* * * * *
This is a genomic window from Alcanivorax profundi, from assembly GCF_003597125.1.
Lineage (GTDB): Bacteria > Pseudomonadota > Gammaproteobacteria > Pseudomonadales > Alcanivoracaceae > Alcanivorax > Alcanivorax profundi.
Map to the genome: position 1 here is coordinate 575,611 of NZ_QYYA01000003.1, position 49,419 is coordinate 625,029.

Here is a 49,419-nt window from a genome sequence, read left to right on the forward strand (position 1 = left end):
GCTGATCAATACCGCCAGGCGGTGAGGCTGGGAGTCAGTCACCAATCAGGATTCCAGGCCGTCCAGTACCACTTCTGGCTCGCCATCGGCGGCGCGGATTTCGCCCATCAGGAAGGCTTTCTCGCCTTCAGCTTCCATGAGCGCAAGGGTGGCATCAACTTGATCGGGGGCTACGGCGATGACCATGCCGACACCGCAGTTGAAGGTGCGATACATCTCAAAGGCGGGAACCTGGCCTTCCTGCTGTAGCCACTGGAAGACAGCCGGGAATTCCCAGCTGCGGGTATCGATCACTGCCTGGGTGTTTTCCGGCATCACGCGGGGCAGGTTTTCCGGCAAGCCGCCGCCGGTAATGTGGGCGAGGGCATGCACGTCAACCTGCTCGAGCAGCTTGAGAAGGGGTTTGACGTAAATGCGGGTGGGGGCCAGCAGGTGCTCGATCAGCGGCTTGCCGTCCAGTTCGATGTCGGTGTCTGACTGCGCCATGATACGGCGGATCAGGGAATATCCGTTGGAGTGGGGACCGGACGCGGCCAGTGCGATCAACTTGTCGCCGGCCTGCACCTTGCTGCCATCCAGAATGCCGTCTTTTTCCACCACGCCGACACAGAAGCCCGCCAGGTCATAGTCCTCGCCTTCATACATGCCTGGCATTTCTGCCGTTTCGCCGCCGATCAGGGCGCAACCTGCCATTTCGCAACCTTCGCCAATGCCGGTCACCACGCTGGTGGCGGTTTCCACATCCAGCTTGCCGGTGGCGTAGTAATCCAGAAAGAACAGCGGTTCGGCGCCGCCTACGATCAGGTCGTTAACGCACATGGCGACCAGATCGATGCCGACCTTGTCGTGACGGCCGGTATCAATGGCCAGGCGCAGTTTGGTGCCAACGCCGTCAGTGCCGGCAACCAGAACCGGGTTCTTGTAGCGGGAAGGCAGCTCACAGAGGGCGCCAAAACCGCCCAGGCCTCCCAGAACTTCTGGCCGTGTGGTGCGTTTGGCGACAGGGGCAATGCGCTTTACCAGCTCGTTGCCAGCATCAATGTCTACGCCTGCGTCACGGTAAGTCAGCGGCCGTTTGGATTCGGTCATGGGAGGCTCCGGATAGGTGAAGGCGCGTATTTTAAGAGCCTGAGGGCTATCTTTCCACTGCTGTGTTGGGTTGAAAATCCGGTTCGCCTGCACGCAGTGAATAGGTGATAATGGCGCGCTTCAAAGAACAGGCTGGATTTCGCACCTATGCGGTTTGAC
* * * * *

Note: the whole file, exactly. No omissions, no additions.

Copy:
This is a genomic window from Alcanivorax profundi, from assembly GCF_003597125.1.
Lineage (GTDB): Bacteria > Pseudomonadota > Gammaproteobacteria > Pseudomonadales > Alcanivoracaceae > Alcanivorax > Alcanivorax profundi.
Map to the genome: position 1 here is coordinate 575,611 of NZ_QYYA01000003.1, position 49,419 is coordinate 625,029.

Here is a 49,419-nt window from a genome sequence, read left to right on the forward strand (position 1 = left end):
GCTGATCAATACCGCCAGGCGGTGAGGCTGGGAGTCAGTCACCAATCAGGATTCCAGGCCGTCCAGTACCACTTCTGGCTCGCCATCGGCGGCGCGGATTTCGCCCATCAGGAAGGCTTTCTCGCCTTCAGCTTCCATGAGCGCAAGGGTGGCATCAACTTGATCGGGGGCTACGGCGATGACCATGCCGACACCGCAGTTGAAGGTGCGATACATCTCAAAGGCGGGAACCTGGCCTTCCTGCTGTAGCCACTGGAAGACAGCCGGGAATTCCCAGCTGCGGGTATCGATCACTGCCTGGGTGTTTTCCGGCATCACGCGGGGCAGGTTTTCCGGCAAGCCGCCGCCGGTAATGTGGGCGAGGGCATGCACGTCAACCTGCTCGAGCAGCTTGAGAAGGGGTTTGACGTAAATGCGGGTGGGGGCCAGCAGGTGCTCGATCAGCGGCTTGCCGTCCAGTTCGATGTCGGTGTCTGACTGCGCCATGATACGGCGGATCAGGGAATATCCGTTGGAGTGGGGACCGGACGCGGCCAGTGCGATCAACTTGTCGCCGGCCTGCACCTTGCTGCCATCCAGAATGCCGTCTTTTTCCACCACGCCGACACAGAAGCCCGCCAGGTCATAGTCCTCGCCTTCATACATGCCTGGCATTTCTGCCGTTTCGCCGCCGATCAGGGCGCAACCTGCCATTTCGCAACCTTCGCCAATGCCGGTCACCACGCTGGTGGCGGTTTCCACATCCAGCTTGCCGGTGGCGTAGTAATCCAGAAAGAACAGCGGTTCGGCGCCGCCTACGATCAGGTCGTTAACGCACATGGCGACCAGATCGATGCCGACCTTGTCGTGACGGCCGGTATCAATGGCCAGGCGCAGTTTGGTGCCAACGCCGTCAGTGCCGGCAACCAGAACCGGGTTCTTGTAGCGGGAAGGCAGCTCACAGAGGGCGCCAAAACCGCCCAGGCCTCCCAGAACTTCTGGCCGTGTGGTGCGTTTGGCGACAGGGGCAATGCGCTTTACCAGCTCGTTGCCAGCATCAATGTCTACGCCTGCGTCACGGTAAGTCAGCGGCCGTTTGGATTCGGTCATGGGAGGCTCCGGATAGGTGAAGGCGCGTATTTTAAGAGCCTGAGGGCTATCTTTCCACTGCTGTGTTGGGTTGAAAATCCGGTTCGCCTGCACGCAGTGAATAGGTGATAATGGCGCGCTTCAAAGAACAGGCTGGATTTCGCACCTATGCGGTTTGAC